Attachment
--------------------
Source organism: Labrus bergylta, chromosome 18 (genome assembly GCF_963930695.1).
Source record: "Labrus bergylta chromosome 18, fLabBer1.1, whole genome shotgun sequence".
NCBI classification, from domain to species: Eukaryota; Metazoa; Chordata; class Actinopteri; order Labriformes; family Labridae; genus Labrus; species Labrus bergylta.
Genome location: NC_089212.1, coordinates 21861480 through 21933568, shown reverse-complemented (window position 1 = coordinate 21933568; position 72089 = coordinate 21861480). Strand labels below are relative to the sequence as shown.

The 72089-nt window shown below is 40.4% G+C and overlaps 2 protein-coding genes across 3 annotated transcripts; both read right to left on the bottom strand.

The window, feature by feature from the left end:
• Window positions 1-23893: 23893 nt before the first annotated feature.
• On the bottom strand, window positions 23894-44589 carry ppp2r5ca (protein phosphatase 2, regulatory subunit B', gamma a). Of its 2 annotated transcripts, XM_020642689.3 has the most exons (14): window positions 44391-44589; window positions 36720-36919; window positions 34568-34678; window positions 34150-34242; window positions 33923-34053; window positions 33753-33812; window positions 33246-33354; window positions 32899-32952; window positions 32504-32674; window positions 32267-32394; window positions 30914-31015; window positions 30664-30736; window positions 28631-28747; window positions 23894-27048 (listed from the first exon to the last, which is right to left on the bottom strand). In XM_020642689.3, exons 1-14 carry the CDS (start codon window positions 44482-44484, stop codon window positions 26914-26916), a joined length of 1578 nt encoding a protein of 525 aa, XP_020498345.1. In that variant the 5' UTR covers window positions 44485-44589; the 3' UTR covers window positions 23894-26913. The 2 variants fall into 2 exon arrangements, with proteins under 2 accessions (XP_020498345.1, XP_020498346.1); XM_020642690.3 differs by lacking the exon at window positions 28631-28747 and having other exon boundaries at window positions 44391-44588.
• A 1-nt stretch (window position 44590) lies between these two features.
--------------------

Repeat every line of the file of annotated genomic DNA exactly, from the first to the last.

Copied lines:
Source organism: Labrus bergylta, chromosome 18 (genome assembly GCF_963930695.1).
Source record: "Labrus bergylta chromosome 18, fLabBer1.1, whole genome shotgun sequence".
NCBI classification, from domain to species: Eukaryota; Metazoa; Chordata; class Actinopteri; order Labriformes; family Labridae; genus Labrus; species Labrus bergylta.
Genome location: NC_089212.1, coordinates 21861480 through 21933568, shown reverse-complemented (window position 1 = coordinate 21933568; position 72089 = coordinate 21861480). Strand labels below are relative to the sequence as shown.

The 72089-nt window shown below is 40.4% G+C and overlaps 2 protein-coding genes across 3 annotated transcripts; both read right to left on the bottom strand.

The window, feature by feature from the left end:
• Window positions 1-23893: 23893 nt before the first annotated feature.
• On the bottom strand, window positions 23894-44589 carry ppp2r5ca (protein phosphatase 2, regulatory subunit B', gamma a). Of its 2 annotated transcripts, XM_020642689.3 has the most exons (14): window positions 44391-44589; window positions 36720-36919; window positions 34568-34678; window positions 34150-34242; window positions 33923-34053; window positions 33753-33812; window positions 33246-33354; window positions 32899-32952; window positions 32504-32674; window positions 32267-32394; window positions 30914-31015; window positions 30664-30736; window positions 28631-28747; window positions 23894-27048 (listed from the first exon to the last, which is right to left on the bottom strand). In XM_020642689.3, exons 1-14 carry the CDS (start codon window positions 44482-44484, stop codon window positions 26914-26916), a joined length of 1578 nt encoding a protein of 525 aa, XP_020498345.1. In that variant the 5' UTR covers window positions 44485-44589; the 3' UTR covers window positions 23894-26913. The 2 variants fall into 2 exon arrangements, with proteins under 2 accessions (XP_020498345.1, XP_020498346.1); XM_020642690.3 differs by lacking the exon at window positions 28631-28747 and having other exon boundaries at window positions 44391-44588.
• A 1-nt stretch (window position 44590) lies between these two features.